Leaders of the world are coming together in London this week for all the right reasons: As the violence continues unabated, stoking more turmoil in an already restive region, standing by the Syrians is unquestionably our collective duty.
As I type this, with trembling hands and tears in my eyes, I know that this is not the way Leila would want any of us to remember her. She would only want us to remember her in the way she lived -- adventurously, curiously and wholeheartedly.
Overcoming decades of dictatorship is a process that will likely take a generation to complete. Thus, while Burkina Faso's election is very good news, it comes with warnings about what is needed in the future to avoid a repetition of the past.
No households in Goudoubo camp had access to electricity and 90 percent cooked with firewood using inefficient cookstoves. Demand for wood is speeding up the ongoing process of desertification in an area where climate change is already biting.
New coup plotters aren't finding acceptance on the continent as easy as their predecessors once did. It is becoming increasingly difficult for a coup d'etat to succeed in Africa.
Pollination of crops, soil formation, water purification, carbon storage, waste recycling, food, disease control, happiness, recreation... These are just a few of the services that healthy ecosystems provide us for free.
There are more parallels between the historic Arab Spring and the current sociopolitical state of Sub-Saharan Africa than an apparent shared affinity for arson.
My daughter joined the Peace Corps last year, right after graduating from college in Florida, with an International Affairs degree. She wants to be a diplomat. After having trekked the World with me during her childhood, she was still dreaming of Africa.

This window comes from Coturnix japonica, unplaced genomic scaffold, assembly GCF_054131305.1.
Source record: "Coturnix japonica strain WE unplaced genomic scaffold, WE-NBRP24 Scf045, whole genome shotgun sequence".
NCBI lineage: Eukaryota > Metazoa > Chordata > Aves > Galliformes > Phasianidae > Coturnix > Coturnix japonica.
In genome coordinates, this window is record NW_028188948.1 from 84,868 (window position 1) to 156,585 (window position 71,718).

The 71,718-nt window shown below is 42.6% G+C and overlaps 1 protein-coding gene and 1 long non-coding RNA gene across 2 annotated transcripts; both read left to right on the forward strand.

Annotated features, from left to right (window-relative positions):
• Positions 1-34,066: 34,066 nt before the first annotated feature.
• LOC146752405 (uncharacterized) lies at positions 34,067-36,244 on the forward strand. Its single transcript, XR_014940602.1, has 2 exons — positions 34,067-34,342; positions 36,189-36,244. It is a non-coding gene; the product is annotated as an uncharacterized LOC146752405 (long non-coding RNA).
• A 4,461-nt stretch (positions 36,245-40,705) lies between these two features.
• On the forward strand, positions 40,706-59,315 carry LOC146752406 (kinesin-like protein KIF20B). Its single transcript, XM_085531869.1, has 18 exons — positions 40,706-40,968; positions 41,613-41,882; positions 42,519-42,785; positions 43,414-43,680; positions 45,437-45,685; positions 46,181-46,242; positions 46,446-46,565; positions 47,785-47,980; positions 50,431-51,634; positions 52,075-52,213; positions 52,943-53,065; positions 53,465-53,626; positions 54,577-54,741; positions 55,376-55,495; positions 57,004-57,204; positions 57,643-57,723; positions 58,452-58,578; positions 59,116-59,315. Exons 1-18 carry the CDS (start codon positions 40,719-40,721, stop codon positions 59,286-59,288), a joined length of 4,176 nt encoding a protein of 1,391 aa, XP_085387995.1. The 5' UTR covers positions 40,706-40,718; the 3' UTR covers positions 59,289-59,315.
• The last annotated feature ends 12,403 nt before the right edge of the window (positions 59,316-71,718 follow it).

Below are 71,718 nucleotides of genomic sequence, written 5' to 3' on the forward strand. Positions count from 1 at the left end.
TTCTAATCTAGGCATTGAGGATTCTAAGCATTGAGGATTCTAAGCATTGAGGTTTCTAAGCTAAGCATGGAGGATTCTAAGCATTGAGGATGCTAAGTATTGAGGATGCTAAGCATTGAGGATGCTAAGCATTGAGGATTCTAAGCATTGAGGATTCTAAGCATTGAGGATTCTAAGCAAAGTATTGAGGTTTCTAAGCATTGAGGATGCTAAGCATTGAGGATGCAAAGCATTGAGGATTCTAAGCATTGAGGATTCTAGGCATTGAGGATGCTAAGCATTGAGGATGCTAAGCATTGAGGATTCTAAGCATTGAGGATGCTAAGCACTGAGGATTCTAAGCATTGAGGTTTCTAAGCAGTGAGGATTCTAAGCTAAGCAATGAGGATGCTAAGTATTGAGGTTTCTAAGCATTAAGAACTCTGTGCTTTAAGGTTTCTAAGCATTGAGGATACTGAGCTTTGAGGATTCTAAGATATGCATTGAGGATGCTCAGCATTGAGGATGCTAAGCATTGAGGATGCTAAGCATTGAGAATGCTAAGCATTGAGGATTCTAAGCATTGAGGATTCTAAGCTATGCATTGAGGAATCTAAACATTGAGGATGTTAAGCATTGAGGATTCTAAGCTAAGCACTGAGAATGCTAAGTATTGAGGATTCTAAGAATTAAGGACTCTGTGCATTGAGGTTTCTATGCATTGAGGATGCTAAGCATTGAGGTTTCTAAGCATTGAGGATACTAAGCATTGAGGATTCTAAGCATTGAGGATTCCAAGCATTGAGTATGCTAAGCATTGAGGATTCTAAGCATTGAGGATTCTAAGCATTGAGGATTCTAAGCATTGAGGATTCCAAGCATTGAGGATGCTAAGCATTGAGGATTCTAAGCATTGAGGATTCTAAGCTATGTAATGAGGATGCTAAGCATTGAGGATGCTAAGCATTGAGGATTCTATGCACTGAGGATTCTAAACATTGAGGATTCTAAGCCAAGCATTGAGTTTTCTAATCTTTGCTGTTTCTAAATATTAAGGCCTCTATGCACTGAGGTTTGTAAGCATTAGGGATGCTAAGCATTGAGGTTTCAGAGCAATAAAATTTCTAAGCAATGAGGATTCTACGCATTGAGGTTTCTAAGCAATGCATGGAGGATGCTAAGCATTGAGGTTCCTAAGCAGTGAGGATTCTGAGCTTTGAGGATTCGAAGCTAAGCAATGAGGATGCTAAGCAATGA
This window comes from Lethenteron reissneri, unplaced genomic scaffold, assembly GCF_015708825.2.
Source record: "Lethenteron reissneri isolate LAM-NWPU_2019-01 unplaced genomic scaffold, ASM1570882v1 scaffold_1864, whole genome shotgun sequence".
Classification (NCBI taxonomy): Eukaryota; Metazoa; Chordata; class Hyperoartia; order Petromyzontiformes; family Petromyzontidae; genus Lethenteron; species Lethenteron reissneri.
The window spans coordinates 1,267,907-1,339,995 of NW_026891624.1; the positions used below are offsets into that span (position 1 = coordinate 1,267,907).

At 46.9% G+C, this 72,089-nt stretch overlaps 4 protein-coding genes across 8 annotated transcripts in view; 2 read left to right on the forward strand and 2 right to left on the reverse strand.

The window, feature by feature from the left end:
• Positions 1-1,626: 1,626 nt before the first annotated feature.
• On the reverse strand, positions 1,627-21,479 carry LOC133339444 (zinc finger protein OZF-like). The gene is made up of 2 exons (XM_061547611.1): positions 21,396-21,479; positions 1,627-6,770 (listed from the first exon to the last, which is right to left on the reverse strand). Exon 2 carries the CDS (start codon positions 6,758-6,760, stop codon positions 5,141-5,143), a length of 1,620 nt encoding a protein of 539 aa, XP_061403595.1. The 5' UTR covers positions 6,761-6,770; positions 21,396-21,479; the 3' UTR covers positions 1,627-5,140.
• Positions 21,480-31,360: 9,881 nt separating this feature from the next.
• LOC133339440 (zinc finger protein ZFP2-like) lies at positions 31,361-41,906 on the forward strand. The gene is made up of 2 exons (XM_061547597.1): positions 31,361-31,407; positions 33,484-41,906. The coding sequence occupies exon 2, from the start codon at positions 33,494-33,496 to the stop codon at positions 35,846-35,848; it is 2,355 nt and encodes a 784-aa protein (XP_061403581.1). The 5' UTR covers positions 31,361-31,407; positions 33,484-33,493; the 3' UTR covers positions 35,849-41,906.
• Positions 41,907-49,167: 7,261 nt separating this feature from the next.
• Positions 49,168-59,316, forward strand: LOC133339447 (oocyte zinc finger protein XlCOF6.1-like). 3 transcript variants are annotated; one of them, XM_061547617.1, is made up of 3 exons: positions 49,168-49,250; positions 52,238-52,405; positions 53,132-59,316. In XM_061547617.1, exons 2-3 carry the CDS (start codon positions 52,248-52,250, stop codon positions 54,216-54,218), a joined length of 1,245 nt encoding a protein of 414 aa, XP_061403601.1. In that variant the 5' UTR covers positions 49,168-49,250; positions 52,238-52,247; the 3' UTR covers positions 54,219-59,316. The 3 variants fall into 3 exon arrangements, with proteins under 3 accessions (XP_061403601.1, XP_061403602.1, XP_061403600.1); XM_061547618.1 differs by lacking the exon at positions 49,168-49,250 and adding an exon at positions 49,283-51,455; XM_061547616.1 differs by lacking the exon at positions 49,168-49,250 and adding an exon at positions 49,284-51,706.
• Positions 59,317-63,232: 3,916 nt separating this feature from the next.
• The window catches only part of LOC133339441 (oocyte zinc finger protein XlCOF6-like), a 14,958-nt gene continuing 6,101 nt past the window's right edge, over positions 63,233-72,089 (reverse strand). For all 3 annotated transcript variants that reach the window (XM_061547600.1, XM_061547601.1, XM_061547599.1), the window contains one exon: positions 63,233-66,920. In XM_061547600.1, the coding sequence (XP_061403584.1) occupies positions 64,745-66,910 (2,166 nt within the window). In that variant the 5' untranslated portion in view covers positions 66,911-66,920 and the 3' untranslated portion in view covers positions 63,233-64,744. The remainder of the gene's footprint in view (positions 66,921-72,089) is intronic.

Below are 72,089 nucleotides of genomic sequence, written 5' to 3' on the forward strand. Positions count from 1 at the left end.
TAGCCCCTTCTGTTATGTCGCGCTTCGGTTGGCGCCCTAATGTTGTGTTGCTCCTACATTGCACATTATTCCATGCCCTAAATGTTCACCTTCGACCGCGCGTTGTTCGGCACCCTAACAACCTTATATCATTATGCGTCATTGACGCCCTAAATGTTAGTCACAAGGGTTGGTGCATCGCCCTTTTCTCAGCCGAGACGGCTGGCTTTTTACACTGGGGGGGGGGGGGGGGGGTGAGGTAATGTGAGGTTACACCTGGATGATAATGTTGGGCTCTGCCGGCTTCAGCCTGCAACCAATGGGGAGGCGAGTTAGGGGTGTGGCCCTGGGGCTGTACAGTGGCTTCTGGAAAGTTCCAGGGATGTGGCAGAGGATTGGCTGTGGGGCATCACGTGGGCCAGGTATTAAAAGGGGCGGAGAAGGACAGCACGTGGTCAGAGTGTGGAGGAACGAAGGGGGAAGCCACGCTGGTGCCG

What drives an issue home each and every time is when it is made personal, when the headlines become faces, or in this case when the refugees of war, hunger, religion or politics, turn into human beings -- just like you and me.
Nigerian voters have also sent a strong message to ordinary Africans throughout the continent. If Nigerians can vote for a candidate of their choice, even unseating an incumbent president, voters in other African countries can do the same.
Burkina Faso is a small, landlocked country in West Africa, where American photographer David Pace spends time each year. Some of the areas Pace explores during his trips are the brick quarries.
Only seven world leaders held office longer than Burkina Faso's president Blaise Compaoré before his ouster late last week, following chaotic protests in the capital city of Ouagadougou, when protesters set the parliament on fire before the Burkinabé military.
"Architecture is much more than art. And it is by far more than just building buildings." Meet award-winning architect Diébédo Francis Kéré from Burkina Faso in this interview about his architectural philosophy.
When I first walked into Starting Out: 9 Abstract Painters 1958-1971, I didn't immediately remember that the pristine space on Fifth Avenue was the site of an raucous opening I had attended decades ago for a 40th Anniversary Exhibition -- where Larry Rivers was present.
In Burkina Faso, dancer Salimata Wologem fills the room when she moves. Whatever the choreography, the forcefulness of her dancing depicts an individual conquering the limitations of space and society.
Judging from the gains made by both Al Shabab and Boko Haram over the past year, the CAR and its neighbors should be concerned.